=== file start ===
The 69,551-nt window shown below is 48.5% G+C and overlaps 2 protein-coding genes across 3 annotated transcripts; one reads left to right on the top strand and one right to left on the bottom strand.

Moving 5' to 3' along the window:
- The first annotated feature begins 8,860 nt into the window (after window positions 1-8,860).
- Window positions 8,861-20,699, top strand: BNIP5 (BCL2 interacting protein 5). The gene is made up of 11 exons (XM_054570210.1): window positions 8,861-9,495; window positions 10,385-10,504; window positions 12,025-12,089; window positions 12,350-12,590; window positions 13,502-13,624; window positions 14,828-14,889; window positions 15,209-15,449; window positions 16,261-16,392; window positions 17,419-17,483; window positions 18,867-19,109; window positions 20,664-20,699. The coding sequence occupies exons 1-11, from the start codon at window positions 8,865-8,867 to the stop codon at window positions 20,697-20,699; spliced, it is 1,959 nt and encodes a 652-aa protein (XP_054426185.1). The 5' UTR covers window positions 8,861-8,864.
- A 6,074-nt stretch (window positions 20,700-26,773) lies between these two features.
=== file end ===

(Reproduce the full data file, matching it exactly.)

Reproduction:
The 69,551-nt window shown below is 48.5% G+C and overlaps 2 protein-coding genes across 3 annotated transcripts; one reads left to right on the top strand and one right to left on the bottom strand.

Moving 5' to 3' along the window:
- The first annotated feature begins 8,860 nt into the window (after window positions 1-8,860).
- Window positions 8,861-20,699, top strand: BNIP5 (BCL2 interacting protein 5). The gene is made up of 11 exons (XM_054570210.1): window positions 8,861-9,495; window positions 10,385-10,504; window positions 12,025-12,089; window positions 12,350-12,590; window positions 13,502-13,624; window positions 14,828-14,889; window positions 15,209-15,449; window positions 16,261-16,392; window positions 17,419-17,483; window positions 18,867-19,109; window positions 20,664-20,699. The coding sequence occupies exons 1-11, from the start codon at window positions 8,865-8,867 to the stop codon at window positions 20,697-20,699; spliced, it is 1,959 nt and encodes a 652-aa protein (XP_054426185.1). The 5' UTR covers window positions 8,861-8,864.
- A 6,074-nt stretch (window positions 20,700-26,773) lies between these two features.